Cicada Dog Days of August

Look, look! If we're having show and tell at school today, I know what I'm going to bring...

Smart squirrels and monster caterpillars looking for a new friend can shake hands with this cicada!Cicada2 CicadaYesterday the weather was absolutely perfect - not overly hot or humid and sunny so I was sitting outside on my lunch hour as was one of my co-workers.  As he came back in, he told me there was a cicada on the tree nearby. He only knew it because as he walked past it made its distinctive cicada noise. He said it was unusual to see them because usually they fly away when people come nearby.


  Of course, I ran inside to find my  camera and enjoyed my first ever encounter with a cicada - actually two of them. They let me get quite close to take a photo and didn't fly away. Admittedly, they look a little closer than I was because of cropping the photo as well.

Aren't they remarkable? The wings are so delicate. As far as I can tell, this one is a Tibicen Cicada also called a Dog-Day Cicada because they come out in late July and August. Here's a snippet of information about them from Wikipedia: "Male cicadas (and only males) have loud noisemakers called "tymbals" on the sides of the abdominal base. Their "singing" is not stridulation as in many other familiar sound-producing insects like crickets (where two structures are rubbed against one another): the tymbals are regions of the exoskeleton that are modified to form a complex membrane with thin, membranous portions and thickened "ribs". They rapidly vibrate these membranes with strong muscles, and enlarged chambers derived from the tracheae make their body serve as a resonance chamber, greatly amplifying the sound. Some cicadas produce sounds louder than 106 dB (SPL), among the loudest of all insect-produced sounds. (This amazing sound has frequently inspired haiku poets in Japan to write about them.) They modulate their noise by wiggling their abdomens toward and away from the tree that they are on. Only males produce the cicadas' distinctive sound. Both sexes, however, have tympana, which are membranous structures used to detect sounds; thus, the cicadas' equivalent of ears."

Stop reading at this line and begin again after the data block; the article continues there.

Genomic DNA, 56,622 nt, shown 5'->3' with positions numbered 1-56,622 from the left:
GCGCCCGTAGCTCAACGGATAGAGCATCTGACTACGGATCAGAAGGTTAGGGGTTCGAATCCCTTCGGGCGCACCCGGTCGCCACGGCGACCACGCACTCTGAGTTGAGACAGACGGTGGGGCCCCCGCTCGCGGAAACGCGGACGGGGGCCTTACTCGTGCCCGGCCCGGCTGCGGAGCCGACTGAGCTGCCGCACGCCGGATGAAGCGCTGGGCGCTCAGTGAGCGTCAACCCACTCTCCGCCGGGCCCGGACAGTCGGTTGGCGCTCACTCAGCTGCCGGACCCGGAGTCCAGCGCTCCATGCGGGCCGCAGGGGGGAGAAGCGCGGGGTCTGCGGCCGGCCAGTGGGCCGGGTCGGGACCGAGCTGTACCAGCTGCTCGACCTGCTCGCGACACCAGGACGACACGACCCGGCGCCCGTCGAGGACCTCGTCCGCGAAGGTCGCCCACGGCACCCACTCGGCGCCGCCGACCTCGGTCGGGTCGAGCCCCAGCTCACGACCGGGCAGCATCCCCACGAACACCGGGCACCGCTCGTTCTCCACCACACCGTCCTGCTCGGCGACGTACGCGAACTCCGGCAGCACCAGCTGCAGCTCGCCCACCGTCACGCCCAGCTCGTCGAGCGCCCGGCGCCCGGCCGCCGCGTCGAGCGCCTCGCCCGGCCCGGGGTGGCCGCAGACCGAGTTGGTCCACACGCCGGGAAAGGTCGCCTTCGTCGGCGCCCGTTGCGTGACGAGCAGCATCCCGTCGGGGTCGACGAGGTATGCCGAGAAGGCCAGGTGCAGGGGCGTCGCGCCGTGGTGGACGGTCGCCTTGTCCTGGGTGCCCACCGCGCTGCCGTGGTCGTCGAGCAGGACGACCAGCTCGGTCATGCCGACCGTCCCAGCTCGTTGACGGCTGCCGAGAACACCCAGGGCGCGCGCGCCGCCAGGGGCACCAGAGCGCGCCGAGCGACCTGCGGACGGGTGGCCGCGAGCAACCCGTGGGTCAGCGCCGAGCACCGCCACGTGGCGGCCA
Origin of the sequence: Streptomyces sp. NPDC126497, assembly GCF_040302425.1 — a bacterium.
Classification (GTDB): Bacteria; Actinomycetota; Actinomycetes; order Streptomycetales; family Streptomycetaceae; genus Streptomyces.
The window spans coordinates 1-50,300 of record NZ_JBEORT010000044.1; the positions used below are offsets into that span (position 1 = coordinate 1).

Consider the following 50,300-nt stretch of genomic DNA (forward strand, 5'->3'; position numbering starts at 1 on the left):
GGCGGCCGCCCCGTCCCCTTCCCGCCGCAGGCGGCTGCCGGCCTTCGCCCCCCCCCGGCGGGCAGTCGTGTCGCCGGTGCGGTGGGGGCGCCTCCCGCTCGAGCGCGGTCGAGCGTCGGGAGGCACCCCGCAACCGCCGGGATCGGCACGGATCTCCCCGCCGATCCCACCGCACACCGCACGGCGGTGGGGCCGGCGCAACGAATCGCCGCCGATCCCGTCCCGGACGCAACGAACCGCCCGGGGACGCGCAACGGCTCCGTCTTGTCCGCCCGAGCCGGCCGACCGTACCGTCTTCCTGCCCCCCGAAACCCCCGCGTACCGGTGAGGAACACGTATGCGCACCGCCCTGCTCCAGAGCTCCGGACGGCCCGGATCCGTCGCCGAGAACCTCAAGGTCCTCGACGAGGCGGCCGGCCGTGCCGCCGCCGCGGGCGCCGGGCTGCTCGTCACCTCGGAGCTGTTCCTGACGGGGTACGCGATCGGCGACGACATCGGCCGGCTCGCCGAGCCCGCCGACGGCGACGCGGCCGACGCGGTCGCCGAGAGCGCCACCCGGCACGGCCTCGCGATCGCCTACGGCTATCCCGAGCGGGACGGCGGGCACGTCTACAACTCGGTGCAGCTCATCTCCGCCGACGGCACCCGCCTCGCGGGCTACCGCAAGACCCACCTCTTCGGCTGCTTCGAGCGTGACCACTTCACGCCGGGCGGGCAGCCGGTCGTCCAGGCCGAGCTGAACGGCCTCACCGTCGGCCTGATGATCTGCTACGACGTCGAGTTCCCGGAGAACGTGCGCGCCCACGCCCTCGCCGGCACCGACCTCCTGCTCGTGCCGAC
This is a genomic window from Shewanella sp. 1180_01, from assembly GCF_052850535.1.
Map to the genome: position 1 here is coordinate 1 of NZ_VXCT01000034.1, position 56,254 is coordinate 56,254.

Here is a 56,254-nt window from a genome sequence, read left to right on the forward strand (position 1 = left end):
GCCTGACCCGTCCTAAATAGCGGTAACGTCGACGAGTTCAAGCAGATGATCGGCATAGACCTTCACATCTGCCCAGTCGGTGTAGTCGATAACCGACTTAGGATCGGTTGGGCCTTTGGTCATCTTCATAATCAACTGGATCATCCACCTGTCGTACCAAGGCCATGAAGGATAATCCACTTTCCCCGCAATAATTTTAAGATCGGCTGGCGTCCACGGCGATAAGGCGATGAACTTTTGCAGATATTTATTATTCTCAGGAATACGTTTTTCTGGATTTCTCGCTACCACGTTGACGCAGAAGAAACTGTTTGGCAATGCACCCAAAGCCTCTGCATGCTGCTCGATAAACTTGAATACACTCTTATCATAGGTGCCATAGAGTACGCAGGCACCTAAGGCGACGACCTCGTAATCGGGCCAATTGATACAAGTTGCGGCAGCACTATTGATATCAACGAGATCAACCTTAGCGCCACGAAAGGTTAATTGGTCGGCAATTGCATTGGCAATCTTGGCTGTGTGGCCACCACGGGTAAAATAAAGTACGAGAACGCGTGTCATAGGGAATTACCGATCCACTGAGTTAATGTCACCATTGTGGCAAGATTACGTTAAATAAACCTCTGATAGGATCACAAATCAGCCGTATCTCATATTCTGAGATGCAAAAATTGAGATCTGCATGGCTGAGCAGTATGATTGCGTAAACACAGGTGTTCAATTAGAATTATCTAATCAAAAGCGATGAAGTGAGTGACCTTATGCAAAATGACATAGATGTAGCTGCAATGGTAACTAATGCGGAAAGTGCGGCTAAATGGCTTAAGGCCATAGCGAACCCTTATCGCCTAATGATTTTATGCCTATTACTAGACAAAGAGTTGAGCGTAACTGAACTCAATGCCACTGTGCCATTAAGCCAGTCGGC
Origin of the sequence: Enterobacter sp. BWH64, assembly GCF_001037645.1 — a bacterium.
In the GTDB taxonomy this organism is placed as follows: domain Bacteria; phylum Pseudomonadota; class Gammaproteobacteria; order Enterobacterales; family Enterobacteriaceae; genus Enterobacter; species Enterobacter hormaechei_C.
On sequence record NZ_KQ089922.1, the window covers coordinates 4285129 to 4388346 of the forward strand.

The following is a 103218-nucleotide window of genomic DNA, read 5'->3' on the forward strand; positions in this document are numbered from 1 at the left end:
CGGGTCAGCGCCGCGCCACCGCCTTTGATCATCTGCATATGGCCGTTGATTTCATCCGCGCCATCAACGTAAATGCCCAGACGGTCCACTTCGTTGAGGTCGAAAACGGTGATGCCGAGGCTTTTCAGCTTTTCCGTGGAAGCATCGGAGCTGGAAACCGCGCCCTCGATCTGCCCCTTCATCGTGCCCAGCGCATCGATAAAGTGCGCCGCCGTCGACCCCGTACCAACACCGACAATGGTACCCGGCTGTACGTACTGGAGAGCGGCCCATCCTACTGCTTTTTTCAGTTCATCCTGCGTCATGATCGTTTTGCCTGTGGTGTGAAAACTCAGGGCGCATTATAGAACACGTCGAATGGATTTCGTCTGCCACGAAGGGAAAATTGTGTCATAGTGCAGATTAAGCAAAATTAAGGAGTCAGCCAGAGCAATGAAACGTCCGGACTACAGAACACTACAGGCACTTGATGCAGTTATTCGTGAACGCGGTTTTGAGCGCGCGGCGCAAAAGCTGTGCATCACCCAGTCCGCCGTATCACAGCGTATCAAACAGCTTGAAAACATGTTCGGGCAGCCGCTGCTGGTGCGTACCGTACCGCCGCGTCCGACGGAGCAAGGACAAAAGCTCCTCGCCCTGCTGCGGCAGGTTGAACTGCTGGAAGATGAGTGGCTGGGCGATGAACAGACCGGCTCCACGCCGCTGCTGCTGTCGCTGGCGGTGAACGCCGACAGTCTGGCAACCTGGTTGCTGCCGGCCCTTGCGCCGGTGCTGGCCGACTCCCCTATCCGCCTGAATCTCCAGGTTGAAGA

Isn't Mother Nature amazing? Now if we were to have background audio it ought to be a cicada chorus or ... perhaps Simon & Garfunkel singing "It's all happening at the zoo."